Card skimming – the dangers of contactless payment
If you haven’t already used contactless payment, by now you’ve probably seen someone paying with their phone, smartwatch or contactless card at the tills. Contactless payments are revolutionising the way purchases are made, making shopping quicker and easier. However, as with any technological leap forward, there are plenty of horror stories about what happens when things go wrong. There’s been a brand new wave of card skimming, where thieves use hi-tech gadgets to charge or clone your card.
In May, the BBC reported that contactless payment fraud has reached a whopping £7million per year. This method of payment has made life simpler, but it’s also made it "too easy" for criminals to profit from the lack of security on contactless cards.
What is contactless card skimming?
In simple terms, contactless card skimming is pickpocketing for the digital age. Fraudsters use wireless point of sale (POS) machines, enter a payment amount, brush up against the pocket where victims keep their purse or wallet, and the payment goes through. Not only this, but according to The Guardian, these devices (which are available to buy online) can read and collect the data that is meant to be masked, to later use for purchases online that have no upper limit.
Public transport is a particular cash cow as travellers tend to keep their cards ready in their pocket as they travel between underground stations or hop on and off buses. With so many bodies packed into close quarters, these fraudsters are able to reap relatively high rewards as they travel through the carriages.
These initial low-level transactions can often go undetected, unless you regularly comb through your statements, which leaves your account open and vulnerable should the fraudster want to go on a shopping spree at a later date.
How can I protect myself?
If you are a regular London underground user, or are worried about falling prey to this type of scam, there are a couple of things you can do to keep your bank accounts safe.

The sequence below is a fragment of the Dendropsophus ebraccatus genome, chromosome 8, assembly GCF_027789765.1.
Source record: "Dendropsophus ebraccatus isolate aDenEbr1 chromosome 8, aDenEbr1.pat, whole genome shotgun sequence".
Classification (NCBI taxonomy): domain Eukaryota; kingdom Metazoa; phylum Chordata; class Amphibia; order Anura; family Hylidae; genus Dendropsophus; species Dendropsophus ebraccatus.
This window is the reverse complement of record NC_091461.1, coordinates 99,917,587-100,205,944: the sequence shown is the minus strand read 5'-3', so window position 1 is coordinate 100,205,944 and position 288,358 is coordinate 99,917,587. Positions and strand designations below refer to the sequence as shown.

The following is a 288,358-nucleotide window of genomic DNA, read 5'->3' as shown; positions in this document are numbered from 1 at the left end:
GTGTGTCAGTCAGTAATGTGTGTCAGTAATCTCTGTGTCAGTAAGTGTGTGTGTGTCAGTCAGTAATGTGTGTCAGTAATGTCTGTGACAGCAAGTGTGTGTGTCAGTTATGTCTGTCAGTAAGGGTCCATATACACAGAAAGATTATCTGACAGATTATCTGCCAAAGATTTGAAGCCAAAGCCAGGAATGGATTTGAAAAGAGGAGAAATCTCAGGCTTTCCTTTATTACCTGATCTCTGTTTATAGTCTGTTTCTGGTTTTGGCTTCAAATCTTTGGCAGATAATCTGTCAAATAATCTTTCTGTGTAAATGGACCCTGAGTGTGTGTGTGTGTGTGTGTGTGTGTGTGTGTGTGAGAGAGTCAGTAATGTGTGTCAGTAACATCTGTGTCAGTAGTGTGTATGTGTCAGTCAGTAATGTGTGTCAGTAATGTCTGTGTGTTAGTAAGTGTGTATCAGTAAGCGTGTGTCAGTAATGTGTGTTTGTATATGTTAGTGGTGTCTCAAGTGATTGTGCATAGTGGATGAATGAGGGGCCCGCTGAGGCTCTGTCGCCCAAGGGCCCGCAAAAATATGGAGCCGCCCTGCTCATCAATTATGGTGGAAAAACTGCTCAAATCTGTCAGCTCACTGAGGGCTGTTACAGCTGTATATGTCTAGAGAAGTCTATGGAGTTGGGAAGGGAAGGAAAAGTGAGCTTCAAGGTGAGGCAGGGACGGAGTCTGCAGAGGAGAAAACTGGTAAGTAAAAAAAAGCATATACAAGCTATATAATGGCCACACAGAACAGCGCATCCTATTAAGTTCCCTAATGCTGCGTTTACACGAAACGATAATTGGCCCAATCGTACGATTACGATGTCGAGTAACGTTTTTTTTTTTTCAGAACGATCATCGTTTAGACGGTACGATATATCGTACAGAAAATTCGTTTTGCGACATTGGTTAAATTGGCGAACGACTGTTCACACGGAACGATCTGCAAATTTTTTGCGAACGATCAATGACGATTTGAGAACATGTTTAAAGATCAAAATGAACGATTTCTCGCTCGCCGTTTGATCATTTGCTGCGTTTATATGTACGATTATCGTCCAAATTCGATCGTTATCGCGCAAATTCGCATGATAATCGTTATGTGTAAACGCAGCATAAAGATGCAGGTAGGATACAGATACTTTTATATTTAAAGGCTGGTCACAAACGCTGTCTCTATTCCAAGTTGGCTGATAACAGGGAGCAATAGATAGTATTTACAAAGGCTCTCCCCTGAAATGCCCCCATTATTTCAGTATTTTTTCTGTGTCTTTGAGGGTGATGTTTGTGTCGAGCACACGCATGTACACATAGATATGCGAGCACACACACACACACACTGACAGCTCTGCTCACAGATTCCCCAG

Get yourself an RFID-proof wallet: There are a number of companies out there that have released wallets with RFID protection that makes your card unreadable. Nodus offer a stylish range, helpful for commuters, where the card can only be read on one side. You can tap in and out of stations with ease, and then pop it back into your pocket with the safe side facing outwards.
Apple Pay is available with cards from most major banks and building societies and Android Pay is playing catch-up for now. With Metro Bank the latest to sign up in mid May, both systems allow you to access your account from most major banks and providers.
Check out the latest list of banks which support both Apple Pay and Android Pay:
- Bank of Scotland
- First Direct
- Lloyds Bank
- M&S Bank
- Metro Bank
- Royal Bank of Scotland
- Ulster Bank
What can I do if I get skimmed?
As with all types of fraud, it pays to stay aware of your finances. Regularly check your account statements and check anything that seems out of place, directly with your bank. Even if it’s only a small amount, the criminals will still have your details and could make much larger purchases in the future.
They will have teams that conduct an investigation and you’ll be able to receive a refund on the fraudulent amount, as well as changing your details to prevent further amounts being debited.
In terms of financial security it may seem that contactless cards are a step back from chip and PIN, but as this payment method becomes more familiar, the banks’ abilities to protect their customers and their details will improve.